Trump has never told anti-abortion groups that they should hurt abortion providers. But these groups are reading between the lines just the same.
Hatred, and a “do whatever it takes” policy, has been a part of the modern anti-abortion movement for years. In 2015, a man walked into a Planned Parenthood in Colorado Springs and murdered three people. The shooter said he attacked the clinic because he was “upset with them performing abortions and the selling of baby parts.” And since Trump took office, anti-abortion harassment has been on the rise, according to a study from the National Abortion of Federation, a pro-abortion rights group and professional association of abortion providers. In 2017 alone, abortion providers reported 62 death threats, 287 instances of hate mail and harassing calls and over 1,700 instances of trespassing and obstruction. In April of 2017, an office building in Virginia that houses an abortion provider was evacuated twice when fireworks exploded inside an elevator and a bomb threat was found.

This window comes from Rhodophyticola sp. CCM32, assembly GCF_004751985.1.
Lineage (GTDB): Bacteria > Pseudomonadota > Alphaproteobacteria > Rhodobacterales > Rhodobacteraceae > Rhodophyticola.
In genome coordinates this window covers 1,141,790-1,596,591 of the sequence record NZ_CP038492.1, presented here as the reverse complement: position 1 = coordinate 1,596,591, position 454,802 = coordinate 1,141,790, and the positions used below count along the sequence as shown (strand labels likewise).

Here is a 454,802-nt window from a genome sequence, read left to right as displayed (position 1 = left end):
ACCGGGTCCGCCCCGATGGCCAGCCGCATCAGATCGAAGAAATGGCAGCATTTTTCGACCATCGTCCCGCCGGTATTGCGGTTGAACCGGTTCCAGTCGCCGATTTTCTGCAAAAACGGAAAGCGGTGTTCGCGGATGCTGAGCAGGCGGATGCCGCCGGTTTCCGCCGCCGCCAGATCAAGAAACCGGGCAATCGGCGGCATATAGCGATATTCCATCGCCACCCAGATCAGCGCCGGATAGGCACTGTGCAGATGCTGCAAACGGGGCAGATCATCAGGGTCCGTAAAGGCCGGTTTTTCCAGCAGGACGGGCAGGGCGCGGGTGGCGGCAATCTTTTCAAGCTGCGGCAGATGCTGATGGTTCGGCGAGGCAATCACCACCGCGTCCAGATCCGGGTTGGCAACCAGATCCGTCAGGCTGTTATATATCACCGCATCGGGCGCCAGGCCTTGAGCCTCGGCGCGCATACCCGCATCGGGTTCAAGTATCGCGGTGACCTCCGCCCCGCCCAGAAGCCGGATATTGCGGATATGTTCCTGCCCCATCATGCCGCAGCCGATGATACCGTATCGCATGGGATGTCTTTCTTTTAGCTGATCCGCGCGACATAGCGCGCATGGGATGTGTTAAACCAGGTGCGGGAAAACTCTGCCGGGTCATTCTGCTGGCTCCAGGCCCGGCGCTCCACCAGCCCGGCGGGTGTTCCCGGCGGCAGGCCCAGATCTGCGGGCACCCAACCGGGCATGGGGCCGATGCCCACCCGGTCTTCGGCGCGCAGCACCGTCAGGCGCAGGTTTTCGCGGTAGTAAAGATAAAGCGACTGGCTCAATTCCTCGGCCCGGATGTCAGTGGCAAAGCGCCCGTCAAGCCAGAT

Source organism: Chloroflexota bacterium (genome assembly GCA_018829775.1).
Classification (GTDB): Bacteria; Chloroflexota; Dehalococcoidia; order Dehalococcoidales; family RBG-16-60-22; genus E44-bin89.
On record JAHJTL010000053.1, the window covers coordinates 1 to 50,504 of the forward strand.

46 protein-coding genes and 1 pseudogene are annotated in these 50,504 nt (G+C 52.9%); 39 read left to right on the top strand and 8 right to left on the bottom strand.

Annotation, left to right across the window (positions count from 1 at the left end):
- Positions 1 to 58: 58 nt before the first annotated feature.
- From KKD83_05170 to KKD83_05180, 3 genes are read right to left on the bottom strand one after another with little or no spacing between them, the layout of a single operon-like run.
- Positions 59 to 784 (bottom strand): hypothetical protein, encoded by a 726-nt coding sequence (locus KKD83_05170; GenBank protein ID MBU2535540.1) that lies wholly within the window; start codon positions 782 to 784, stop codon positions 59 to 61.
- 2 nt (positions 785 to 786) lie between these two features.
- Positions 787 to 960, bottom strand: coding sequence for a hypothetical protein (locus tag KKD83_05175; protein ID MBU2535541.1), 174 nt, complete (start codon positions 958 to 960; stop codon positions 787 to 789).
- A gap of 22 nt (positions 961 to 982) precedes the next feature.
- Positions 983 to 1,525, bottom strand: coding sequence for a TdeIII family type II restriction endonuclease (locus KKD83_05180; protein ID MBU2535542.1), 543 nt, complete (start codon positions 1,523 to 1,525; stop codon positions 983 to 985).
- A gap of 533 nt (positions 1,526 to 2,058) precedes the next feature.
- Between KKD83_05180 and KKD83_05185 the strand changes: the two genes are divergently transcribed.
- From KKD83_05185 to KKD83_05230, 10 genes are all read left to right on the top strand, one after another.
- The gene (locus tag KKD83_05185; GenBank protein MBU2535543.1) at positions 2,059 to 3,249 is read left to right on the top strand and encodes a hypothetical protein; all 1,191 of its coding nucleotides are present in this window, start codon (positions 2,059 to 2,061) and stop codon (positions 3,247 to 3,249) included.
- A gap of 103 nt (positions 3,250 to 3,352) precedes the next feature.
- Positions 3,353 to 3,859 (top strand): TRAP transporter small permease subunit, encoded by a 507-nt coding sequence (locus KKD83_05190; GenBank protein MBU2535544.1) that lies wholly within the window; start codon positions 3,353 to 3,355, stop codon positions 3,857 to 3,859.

And yet many on the right have continued to accept money from anti-abortion groups, groups who regurgitate the same rhetoric that can fuel extremists. Between 2017 and 2018 Voter Education Pac, Protect Our Future, National Pro-Life Alliance, Right To Life, and Susan B. Anthony List — organizations that seek to end abortion access in the United States — have spent hundreds of thousands of dollars helping conservative groups and Republicans.